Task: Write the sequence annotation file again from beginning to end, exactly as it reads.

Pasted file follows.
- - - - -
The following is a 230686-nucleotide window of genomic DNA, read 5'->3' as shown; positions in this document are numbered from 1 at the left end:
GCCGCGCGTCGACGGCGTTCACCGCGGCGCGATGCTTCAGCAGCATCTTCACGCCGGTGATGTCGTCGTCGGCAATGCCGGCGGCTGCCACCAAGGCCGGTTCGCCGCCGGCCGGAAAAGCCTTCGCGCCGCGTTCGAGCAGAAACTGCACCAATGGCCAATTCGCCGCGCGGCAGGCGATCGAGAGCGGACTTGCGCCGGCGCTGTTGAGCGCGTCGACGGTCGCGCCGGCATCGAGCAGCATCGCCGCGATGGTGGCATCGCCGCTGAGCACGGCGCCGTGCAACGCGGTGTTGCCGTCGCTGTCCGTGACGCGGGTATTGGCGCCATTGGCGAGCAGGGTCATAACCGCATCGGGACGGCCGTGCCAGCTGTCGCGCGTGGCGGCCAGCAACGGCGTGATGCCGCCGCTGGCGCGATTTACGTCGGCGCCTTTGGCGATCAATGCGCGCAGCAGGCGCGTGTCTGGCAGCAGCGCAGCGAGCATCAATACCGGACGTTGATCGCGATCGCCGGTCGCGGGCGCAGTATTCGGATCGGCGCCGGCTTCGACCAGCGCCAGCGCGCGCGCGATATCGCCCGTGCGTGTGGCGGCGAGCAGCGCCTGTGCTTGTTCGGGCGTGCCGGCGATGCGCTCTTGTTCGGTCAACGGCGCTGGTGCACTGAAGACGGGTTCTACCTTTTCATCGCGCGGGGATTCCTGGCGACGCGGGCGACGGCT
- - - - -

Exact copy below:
The following is a 230686-nucleotide window of genomic DNA, read 5'->3' as shown; positions in this document are numbered from 1 at the left end:
GCCGCGCGTCGACGGCGTTCACCGCGGCGCGATGCTTCAGCAGCATCTTCACGCCGGTGATGTCGTCGTCGGCAATGCCGGCGGCTGCCACCAAGGCCGGTTCGCCGCCGGCCGGAAAAGCCTTCGCGCCGCGTTCGAGCAGAAACTGCACCAATGGCCAATTCGCCGCGCGGCAGGCGATCGAGAGCGGACTTGCGCCGGCGCTGTTGAGCGCGTCGACGGTCGCGCCGGCATCGAGCAGCATCGCCGCGATGGTGGCATCGCCGCTGAGCACGGCGCCGTGCAACGCGGTGTTGCCGTCGCTGTCCGTGACGCGGGTATTGGCGCCATTGGCGAGCAGGGTCATAACCGCATCGGGACGGCCGTGCCAGCTGTCGCGCGTGGCGGCCAGCAACGGCGTGATGCCGCCGCTGGCGCGATTTACGTCGGCGCCTTTGGCGATCAATGCGCGCAGCAGGCGCGTGTCTGGCAGCAGCGCAGCGAGCATCAATACCGGACGTTGATCGCGATCGCCGGTCGCGGGCGCAGTATTCGGATCGGCGCCGGCTTCGACCAGCGCCAGCGCGCGCGCGATATCGCCCGTGCGTGTGGCGGCGAGCAGCGCCTGTGCTTGTTCGGGCGTGCCGGCGATGCGCTCTTGTTCGGTCAACGGCGCTGGTGCACTGAAGACGGGTTCTACCTTTTCATCGCGCGGGGATTCCTGGCGACGCGGGCGACGGCT